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Before New Yorker covers, there was Puck

A new show at the Driehaus Museum presents some of the finest satirical illustrations of late 19th-century America.



Named after the devilish sprite in A Midsummer Night's Dream and established in New York in 1876 by Austrian immigrant Joseph Keppler, Puck was a German-language satirical magazine (with an English edition following in 1877) that skewered powerful people and high society for the next 40 years. "With a Wink and a Nod—Cartoonists of the Gilded Age," now open at the Driehaus Museum, displays 74 original drawings and some 20 magazines from this pioneering publication, providing invaluable insight into how the visual and written press interpreted, elucidated, and took the piss out of events in American history in the years between the Civil War and World War I.

The setting for the exhibit provides the perfect, if ironic context for the work. The opulent Nickerson House is precisely the kind of abode a Puck cartoonist would have drawn to depict the residency of the wealthy types the magazine loved to lampoon. The show is broken up thematically, with rooms devoted to "Modern Life," "Love and Marriage," "Culture and Society," "Social Commentary," "Cast of Characters," and "Cornball Humor." Each space houses original pen-and-ink drawings by noted illustrators of the day, like Louis Glackens and Louis Dalrymple, with the issues in which the drawings appeared presented in cases below each piece.

One of the joys of this show is that it details how an illustrated publication is assembled. Puck was one of the first weeklies to use full-color lithography, setting a standard that would be imitated later on by magazines like Life. The drawings in the exhibit bear the smudges, corrections, and notations inherent to the printing process—comparing them to their lithographic reproductions gives them added complexity and nuance. Many of the works can be appreciated purely on aesthetic terms: they were produced before photography was popularized, and are rendered with skill and acuity that is rare in contemporary visual art.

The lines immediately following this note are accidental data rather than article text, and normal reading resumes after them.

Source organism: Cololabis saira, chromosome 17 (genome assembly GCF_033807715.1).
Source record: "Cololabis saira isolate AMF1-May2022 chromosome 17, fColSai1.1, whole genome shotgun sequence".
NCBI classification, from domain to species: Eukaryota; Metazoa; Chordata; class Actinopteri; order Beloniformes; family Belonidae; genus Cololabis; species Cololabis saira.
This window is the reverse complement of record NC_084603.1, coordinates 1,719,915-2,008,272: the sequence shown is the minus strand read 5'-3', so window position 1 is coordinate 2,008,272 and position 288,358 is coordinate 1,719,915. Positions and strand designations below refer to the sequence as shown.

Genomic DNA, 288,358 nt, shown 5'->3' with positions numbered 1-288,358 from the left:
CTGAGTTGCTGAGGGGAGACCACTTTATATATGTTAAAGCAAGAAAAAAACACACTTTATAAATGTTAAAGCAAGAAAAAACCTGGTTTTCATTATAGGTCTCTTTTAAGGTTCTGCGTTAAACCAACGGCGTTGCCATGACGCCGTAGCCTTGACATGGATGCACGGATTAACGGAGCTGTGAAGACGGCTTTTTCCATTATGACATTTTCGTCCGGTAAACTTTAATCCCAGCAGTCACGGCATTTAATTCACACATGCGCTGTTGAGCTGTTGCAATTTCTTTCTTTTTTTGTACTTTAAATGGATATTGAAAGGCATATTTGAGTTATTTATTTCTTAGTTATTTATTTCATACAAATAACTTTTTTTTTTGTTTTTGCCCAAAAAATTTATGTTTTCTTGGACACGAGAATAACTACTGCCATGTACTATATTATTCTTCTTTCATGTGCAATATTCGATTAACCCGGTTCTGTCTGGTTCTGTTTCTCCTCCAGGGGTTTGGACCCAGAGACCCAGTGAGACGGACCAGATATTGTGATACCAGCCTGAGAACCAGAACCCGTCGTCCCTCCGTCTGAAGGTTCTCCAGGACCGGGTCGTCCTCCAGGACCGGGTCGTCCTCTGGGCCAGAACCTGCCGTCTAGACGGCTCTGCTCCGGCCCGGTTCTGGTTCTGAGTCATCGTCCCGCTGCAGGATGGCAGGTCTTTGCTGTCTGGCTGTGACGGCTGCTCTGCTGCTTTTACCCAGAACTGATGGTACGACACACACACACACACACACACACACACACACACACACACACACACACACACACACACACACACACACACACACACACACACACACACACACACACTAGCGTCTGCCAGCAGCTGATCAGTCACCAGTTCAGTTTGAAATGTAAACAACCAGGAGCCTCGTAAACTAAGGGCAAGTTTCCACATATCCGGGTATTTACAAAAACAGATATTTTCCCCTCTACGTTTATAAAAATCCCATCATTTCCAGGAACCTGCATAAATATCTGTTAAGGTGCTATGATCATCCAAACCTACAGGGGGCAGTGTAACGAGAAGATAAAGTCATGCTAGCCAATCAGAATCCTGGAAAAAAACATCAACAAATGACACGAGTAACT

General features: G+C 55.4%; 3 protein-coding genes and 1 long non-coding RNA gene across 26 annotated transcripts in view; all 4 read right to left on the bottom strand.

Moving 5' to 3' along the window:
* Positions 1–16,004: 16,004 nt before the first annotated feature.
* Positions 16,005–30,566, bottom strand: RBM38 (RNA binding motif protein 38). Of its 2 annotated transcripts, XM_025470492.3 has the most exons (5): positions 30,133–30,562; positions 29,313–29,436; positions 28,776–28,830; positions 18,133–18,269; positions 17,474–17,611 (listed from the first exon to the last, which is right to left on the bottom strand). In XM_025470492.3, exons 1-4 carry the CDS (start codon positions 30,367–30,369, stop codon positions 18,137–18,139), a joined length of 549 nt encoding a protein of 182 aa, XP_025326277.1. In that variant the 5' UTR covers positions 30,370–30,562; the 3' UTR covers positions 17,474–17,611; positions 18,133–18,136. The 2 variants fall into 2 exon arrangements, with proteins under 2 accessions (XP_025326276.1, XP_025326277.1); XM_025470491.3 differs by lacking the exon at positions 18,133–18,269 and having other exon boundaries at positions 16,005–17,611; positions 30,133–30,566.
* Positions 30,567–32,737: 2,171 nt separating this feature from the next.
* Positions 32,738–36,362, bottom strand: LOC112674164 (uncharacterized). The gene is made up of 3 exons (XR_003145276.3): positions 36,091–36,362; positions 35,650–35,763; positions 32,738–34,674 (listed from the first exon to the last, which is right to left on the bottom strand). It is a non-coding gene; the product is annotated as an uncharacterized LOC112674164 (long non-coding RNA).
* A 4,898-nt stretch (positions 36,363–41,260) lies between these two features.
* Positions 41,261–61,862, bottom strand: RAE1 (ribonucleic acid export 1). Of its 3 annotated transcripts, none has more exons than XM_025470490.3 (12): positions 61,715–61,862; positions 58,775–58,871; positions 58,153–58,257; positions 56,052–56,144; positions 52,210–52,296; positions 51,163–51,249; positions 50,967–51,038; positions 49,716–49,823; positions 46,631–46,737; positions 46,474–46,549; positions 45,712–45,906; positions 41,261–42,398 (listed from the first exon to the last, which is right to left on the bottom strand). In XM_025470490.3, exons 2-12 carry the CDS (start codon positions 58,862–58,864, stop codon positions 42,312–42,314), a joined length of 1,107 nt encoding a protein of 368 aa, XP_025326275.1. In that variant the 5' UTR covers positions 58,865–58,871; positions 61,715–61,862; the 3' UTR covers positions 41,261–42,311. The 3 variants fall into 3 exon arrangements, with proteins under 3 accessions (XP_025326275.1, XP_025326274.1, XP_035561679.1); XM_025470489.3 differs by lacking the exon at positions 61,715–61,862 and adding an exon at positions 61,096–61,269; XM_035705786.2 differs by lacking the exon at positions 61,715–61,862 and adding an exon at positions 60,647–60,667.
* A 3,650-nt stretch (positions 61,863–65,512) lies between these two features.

The artwork and its presentation undoubtedly convey the 19th century, yet much of the subject matter is timely. Alfred Zantzinger Baker's The Haunted Auto depicts a driver spooked by the animals he's killed with his reckless driving. And the many illustrations of the excesses of political figures will be familiar to anyone following the absurd current election cycle.

It remains to be seen whether The Onion or The Daily Show will be of interest to subsequent generations, but the artwork created by Puck's illustrators during its 40-year run holds up. Will a GIF of an eagle flying into Donald Trump's hair hold someone's attention 100 years from now? I wouldn't bet on it, but I'm confident she'll still be enjoying back issues of Puck.  v

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